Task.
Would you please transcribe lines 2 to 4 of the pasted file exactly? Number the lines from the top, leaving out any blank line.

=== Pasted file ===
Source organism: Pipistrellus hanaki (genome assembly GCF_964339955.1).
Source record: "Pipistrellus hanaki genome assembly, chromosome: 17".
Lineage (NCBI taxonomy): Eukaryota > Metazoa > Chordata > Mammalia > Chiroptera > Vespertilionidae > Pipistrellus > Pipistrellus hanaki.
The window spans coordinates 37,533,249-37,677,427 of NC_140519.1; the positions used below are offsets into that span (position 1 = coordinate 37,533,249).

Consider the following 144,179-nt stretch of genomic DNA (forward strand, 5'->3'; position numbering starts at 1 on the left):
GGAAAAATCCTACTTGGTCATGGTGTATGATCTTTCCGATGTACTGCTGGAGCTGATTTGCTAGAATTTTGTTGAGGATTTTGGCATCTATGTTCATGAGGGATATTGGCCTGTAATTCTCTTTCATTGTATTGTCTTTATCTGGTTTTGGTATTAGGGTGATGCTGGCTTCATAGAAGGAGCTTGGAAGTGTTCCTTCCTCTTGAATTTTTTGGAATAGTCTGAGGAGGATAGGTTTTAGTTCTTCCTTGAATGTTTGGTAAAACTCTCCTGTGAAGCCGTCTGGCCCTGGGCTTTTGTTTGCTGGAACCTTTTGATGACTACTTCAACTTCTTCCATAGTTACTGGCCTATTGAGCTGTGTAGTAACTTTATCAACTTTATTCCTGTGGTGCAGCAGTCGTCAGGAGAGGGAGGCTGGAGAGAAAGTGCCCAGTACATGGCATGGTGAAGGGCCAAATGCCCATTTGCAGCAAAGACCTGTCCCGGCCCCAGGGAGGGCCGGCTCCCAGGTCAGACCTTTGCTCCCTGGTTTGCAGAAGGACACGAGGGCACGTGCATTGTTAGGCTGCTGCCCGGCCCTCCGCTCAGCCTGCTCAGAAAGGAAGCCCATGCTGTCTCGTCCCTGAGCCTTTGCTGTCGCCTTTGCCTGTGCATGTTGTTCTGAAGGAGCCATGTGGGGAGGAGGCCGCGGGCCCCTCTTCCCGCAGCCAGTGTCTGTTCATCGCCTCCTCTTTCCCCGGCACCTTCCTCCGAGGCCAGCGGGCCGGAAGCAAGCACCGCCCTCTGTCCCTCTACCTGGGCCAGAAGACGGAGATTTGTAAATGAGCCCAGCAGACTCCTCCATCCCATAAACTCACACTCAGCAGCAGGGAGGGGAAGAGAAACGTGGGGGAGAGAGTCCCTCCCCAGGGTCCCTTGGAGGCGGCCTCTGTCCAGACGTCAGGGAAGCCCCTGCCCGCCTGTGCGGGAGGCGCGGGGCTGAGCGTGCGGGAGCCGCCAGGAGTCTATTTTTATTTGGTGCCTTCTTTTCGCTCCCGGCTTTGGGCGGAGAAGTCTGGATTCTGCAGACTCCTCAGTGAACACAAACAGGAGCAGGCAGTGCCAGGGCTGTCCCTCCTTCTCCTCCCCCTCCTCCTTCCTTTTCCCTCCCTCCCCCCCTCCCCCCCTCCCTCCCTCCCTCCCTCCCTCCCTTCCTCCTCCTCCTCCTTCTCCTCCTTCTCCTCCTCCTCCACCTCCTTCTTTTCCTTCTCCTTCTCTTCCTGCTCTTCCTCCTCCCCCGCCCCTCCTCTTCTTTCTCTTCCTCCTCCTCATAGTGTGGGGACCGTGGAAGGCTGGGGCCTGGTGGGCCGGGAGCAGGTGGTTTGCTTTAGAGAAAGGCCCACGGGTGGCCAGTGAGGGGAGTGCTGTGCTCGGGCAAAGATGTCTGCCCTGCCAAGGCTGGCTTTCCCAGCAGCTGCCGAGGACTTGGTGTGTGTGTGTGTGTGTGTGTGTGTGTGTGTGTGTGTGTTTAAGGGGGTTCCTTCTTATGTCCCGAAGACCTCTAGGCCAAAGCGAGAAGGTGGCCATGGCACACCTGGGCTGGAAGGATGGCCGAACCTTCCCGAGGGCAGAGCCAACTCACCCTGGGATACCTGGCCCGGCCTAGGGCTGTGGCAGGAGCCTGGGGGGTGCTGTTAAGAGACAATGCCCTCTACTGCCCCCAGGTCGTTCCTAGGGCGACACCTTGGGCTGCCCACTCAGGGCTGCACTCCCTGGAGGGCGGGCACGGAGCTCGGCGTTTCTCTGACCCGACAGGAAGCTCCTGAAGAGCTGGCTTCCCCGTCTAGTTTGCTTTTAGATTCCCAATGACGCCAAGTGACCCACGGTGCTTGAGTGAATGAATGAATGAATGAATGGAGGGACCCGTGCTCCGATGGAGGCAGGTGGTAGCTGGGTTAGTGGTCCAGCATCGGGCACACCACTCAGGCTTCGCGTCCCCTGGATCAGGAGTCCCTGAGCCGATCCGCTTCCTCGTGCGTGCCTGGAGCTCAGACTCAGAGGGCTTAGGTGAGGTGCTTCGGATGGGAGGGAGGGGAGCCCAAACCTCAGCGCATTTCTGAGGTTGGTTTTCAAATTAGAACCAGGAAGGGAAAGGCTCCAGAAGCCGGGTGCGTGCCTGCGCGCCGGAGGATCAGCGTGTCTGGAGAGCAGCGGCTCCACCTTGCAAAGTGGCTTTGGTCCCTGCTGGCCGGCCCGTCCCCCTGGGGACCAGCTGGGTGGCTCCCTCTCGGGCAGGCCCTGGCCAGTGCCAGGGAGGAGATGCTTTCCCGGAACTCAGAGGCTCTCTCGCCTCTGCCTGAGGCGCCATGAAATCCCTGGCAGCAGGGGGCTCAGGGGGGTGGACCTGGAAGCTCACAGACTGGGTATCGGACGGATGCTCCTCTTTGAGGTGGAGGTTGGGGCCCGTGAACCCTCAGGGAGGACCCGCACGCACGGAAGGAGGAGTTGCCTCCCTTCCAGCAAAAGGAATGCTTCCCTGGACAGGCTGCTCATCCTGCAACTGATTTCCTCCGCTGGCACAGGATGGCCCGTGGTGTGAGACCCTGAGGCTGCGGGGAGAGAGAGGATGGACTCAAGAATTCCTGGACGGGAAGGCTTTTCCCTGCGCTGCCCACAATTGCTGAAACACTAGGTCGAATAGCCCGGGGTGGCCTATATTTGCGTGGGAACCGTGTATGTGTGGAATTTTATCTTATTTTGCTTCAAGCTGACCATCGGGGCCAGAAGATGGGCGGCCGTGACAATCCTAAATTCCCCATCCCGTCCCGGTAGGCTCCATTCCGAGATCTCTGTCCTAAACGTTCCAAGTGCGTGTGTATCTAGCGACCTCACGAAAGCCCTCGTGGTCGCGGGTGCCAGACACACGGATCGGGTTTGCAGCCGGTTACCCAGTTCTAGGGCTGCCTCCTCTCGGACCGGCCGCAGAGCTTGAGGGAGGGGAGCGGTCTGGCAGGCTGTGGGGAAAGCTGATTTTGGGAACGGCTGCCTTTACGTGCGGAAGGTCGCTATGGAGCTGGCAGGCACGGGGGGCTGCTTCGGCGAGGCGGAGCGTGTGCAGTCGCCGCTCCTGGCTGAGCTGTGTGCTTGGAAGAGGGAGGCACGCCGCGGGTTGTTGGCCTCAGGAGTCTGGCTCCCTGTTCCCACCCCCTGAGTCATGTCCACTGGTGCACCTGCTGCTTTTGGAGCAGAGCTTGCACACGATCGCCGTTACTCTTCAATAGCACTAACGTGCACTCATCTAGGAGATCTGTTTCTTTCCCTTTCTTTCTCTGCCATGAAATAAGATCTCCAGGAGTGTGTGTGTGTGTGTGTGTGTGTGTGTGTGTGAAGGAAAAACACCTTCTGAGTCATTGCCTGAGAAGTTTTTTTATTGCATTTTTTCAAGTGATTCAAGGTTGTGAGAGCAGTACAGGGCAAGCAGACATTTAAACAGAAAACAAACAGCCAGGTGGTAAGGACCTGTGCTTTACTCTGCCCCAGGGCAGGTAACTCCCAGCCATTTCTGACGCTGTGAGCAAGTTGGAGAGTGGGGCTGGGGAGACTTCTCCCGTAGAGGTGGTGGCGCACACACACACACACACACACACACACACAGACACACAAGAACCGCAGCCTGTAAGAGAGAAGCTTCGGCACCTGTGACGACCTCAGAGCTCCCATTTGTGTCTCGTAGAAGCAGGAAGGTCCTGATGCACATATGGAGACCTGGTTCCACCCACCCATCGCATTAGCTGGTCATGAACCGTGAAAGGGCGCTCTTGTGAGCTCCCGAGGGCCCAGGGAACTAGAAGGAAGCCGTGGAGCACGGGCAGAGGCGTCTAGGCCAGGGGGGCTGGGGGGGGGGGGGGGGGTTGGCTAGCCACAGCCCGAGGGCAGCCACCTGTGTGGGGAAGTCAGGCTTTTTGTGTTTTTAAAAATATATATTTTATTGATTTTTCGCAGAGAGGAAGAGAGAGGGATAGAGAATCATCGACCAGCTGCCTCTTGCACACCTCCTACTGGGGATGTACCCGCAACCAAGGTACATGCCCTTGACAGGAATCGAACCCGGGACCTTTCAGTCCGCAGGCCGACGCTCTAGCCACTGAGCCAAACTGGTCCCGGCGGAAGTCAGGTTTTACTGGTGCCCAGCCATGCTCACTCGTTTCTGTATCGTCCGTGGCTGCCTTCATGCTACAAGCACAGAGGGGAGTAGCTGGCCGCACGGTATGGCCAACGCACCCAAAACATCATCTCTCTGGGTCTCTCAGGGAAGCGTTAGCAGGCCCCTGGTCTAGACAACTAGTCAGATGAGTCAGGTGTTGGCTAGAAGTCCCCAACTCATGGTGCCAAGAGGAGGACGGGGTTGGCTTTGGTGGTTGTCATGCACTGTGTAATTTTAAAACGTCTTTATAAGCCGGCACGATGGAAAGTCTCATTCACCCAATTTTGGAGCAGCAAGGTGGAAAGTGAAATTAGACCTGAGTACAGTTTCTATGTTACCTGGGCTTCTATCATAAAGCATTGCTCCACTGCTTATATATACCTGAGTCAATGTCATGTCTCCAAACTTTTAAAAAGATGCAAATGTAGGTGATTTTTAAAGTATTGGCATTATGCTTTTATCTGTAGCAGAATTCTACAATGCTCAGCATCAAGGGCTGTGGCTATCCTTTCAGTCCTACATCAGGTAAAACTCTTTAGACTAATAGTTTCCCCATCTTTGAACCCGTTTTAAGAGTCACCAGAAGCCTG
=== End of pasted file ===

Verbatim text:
Source record: "Pipistrellus hanaki genome assembly, chromosome: 17".
Lineage (NCBI taxonomy): Eukaryota > Metazoa > Chordata > Mammalia > Chiroptera > Vespertilionidae > Pipistrellus > Pipistrellus hanaki.
The window spans coordinates 37,533,249-37,677,427 of NC_140519.1; the positions used below are offsets into that span (position 1 = coordinate 37,533,249).